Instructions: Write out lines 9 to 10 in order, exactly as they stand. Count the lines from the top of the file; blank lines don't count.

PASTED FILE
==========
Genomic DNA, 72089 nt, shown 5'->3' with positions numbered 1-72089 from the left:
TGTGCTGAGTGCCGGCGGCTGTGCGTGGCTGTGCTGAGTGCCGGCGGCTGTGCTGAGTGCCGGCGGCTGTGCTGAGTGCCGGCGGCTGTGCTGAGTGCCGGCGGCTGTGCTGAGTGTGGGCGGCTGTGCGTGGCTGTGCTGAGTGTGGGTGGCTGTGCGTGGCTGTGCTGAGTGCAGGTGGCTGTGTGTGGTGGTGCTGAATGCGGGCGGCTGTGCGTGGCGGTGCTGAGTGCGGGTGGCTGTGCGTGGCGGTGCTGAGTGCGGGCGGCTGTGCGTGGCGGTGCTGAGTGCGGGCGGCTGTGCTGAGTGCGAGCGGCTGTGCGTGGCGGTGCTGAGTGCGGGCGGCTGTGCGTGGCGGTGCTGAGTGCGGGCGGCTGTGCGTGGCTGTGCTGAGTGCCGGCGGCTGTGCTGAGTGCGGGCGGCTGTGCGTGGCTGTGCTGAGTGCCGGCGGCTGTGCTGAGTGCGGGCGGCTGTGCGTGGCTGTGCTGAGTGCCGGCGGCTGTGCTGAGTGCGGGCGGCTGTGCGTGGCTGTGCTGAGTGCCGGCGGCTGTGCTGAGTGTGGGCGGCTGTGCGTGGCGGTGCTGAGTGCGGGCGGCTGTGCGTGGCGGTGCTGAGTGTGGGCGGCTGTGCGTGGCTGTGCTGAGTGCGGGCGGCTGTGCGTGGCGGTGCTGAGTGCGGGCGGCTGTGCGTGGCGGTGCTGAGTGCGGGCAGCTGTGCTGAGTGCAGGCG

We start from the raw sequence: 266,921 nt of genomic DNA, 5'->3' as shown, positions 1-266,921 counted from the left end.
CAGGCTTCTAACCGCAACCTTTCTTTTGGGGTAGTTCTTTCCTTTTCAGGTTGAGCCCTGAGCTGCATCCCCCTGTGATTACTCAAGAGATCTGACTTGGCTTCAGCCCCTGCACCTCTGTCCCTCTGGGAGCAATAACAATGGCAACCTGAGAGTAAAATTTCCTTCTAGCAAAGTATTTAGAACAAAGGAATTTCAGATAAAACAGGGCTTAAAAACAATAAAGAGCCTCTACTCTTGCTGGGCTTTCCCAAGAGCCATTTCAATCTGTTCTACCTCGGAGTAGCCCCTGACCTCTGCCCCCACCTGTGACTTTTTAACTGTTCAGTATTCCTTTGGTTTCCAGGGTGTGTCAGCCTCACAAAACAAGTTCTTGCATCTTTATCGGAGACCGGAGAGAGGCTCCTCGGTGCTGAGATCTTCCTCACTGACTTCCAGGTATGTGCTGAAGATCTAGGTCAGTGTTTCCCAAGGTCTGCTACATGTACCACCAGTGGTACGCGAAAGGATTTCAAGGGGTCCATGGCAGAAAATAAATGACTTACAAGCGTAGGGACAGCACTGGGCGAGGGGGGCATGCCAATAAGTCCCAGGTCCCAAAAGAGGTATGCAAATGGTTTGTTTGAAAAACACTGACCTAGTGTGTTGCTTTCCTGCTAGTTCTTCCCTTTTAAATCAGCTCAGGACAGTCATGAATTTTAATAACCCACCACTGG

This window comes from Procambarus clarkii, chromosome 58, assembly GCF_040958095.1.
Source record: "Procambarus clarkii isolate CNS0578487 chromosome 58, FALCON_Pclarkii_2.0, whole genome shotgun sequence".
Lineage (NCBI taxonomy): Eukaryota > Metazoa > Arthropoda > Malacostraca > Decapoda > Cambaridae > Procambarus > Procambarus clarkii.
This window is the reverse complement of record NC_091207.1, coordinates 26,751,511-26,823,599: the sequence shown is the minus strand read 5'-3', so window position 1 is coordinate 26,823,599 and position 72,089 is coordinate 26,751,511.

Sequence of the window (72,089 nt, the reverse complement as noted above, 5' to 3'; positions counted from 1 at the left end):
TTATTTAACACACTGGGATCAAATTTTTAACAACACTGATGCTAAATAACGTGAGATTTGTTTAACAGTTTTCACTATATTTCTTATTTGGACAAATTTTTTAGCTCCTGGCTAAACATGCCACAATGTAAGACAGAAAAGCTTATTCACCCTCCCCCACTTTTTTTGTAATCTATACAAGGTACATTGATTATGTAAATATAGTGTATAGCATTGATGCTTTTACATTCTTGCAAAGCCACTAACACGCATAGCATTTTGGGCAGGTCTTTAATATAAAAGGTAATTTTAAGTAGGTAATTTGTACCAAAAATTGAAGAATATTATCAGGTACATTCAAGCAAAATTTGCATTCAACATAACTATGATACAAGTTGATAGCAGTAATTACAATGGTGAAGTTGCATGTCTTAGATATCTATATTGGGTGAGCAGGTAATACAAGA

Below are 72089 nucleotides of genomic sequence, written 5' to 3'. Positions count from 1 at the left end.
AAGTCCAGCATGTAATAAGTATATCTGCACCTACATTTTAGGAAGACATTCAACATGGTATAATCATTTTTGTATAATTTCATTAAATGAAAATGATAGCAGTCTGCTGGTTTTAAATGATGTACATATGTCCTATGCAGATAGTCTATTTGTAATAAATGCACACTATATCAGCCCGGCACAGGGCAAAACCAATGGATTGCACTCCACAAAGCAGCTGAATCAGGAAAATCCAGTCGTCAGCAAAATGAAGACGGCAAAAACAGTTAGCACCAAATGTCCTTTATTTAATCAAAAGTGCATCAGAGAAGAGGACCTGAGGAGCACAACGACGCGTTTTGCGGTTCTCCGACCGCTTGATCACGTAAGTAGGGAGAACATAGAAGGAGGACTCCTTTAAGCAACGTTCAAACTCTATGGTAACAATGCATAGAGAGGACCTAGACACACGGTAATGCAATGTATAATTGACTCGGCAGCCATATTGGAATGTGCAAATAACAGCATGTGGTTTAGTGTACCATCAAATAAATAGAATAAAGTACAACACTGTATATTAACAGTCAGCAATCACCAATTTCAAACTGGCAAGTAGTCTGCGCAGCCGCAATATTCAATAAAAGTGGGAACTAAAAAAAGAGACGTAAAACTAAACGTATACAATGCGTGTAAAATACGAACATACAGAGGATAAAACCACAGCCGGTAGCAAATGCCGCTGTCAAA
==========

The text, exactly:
Sequence of the window (72,089 nt, the reverse complement as noted above, 5' to 3'; positions counted from 1 at the left end):
TTATTTAACACACTGGGATCAAATTTTTAACAACACTGATGCTAAATAACGTGAGATTTGTTTAACAGTTTTCACTATATTTCTTATTTGGACAAATTTTTTAGCTCCTGGCTAAACATGCCACAATGTAAGACAGAAAAGCTTATTCACCCTCCCCCACTTTTTTTGTAATCTATACAAGGTACATTGATTATGTAAATATAGTGTATAGCATTGATGCTTTTACATTCTTGCAAAGCCACTAACACGCATAGCATTTTGGGCAGGTCTTTAATATAAAAGGTAATTTTAAGTAGGTAATTTGTACCAAAAATTGAAGAATATTATCAGGTACATTCAAGCAAAATTTGCATTCAACATAACTATGATACAAGTTGATAGCAGTAATTACAATGGTGAAGTTGCATGTCTTAGATATCTATATTGGGTGAGCAGGTAATACAAGA